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Includes Expert Content
Another question for Dr. Goldberg - Quetiapine - a sedative ?
Carl_1970 posted:
Hi again Dr.

Since I've been on Quetiapine, I've found that I've needed more sleep - aproximately another 1-2 hours per night in order to feel fully alert the next day.

Is Quetiapine supposed to be sedative at all?

Many thanks,

Joseph F Goldberg, MD responded:
Dear Carl,

Yes, quetiapine can be very sedating, and that is often the main complaint about taking it. Sedation or somnolence are among its most common side effects, occurring in about 30-60% of people. Usually it's most troublesome at the initiation of treatment, due to its antihistamine (Benadryl-like) effect. (In fact, doctors who prescribe low-dose Seroquel "for sleep" are actually just giving out expensive Benadryl; the mood and antipsychotic effects of Seroquel occur at higher doses).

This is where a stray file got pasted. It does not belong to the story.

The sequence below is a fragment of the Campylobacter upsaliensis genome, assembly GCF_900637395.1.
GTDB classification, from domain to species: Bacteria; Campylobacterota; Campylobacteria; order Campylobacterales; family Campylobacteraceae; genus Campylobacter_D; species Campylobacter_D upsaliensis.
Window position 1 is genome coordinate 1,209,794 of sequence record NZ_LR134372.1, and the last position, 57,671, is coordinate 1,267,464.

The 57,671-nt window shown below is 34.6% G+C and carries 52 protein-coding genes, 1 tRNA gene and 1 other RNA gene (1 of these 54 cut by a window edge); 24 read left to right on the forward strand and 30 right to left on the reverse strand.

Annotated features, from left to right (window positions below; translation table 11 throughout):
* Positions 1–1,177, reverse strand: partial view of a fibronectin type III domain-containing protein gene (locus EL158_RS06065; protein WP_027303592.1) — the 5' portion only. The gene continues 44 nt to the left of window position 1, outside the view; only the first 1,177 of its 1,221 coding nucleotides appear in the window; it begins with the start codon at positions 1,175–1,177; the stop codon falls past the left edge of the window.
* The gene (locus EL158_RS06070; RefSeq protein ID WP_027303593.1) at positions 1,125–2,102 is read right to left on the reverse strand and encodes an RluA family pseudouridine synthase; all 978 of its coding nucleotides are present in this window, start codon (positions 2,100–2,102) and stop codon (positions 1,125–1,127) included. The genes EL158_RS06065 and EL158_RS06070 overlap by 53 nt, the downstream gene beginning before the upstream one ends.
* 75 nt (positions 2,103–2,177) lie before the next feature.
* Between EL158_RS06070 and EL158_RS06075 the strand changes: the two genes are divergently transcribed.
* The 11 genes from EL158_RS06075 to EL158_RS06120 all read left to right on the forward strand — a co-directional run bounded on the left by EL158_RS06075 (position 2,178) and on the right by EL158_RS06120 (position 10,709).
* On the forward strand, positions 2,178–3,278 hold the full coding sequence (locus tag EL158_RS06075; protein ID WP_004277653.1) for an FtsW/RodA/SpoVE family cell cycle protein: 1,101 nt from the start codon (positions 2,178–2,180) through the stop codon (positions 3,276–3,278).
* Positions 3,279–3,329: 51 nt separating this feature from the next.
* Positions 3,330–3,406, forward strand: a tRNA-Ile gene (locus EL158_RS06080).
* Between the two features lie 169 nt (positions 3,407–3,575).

- Dr. G.
Carl_1970 replied to Joseph F Goldberg, MD's response:
Dr Goldberg,

Thank you very much for your prompt reply (again!) and thank you very much for all your replies.

Having access to a Dr. in a forum is a real help to understanding and coming to terms with the diagnosis of Bi-Polar disorder.

One of my health professionals has suggested taking the medication earlier in the evening to reduce the sedation effect.

Do you agree with the please?

Thank you again for all the feedback that you have provided me and fellow patients.

Joseph F Goldberg, MD replied to Carl_1970's response:
Dear Carl,

The XR formulation reaches its peak concentration about 4-6 hours after taking it, so often it is recommended that people take it after dinner for that reason, rather than before bedtime. The immediate release form peaks about 1-2 hours after taking it, so often it's recommended to take it 1-2 hours before bedtime.

- Dr. G.
Carl_1970 replied to Joseph F Goldberg, MD's response:
Dr. Goldberg,

Thank you very much for that additional information regarding Quetiapine.


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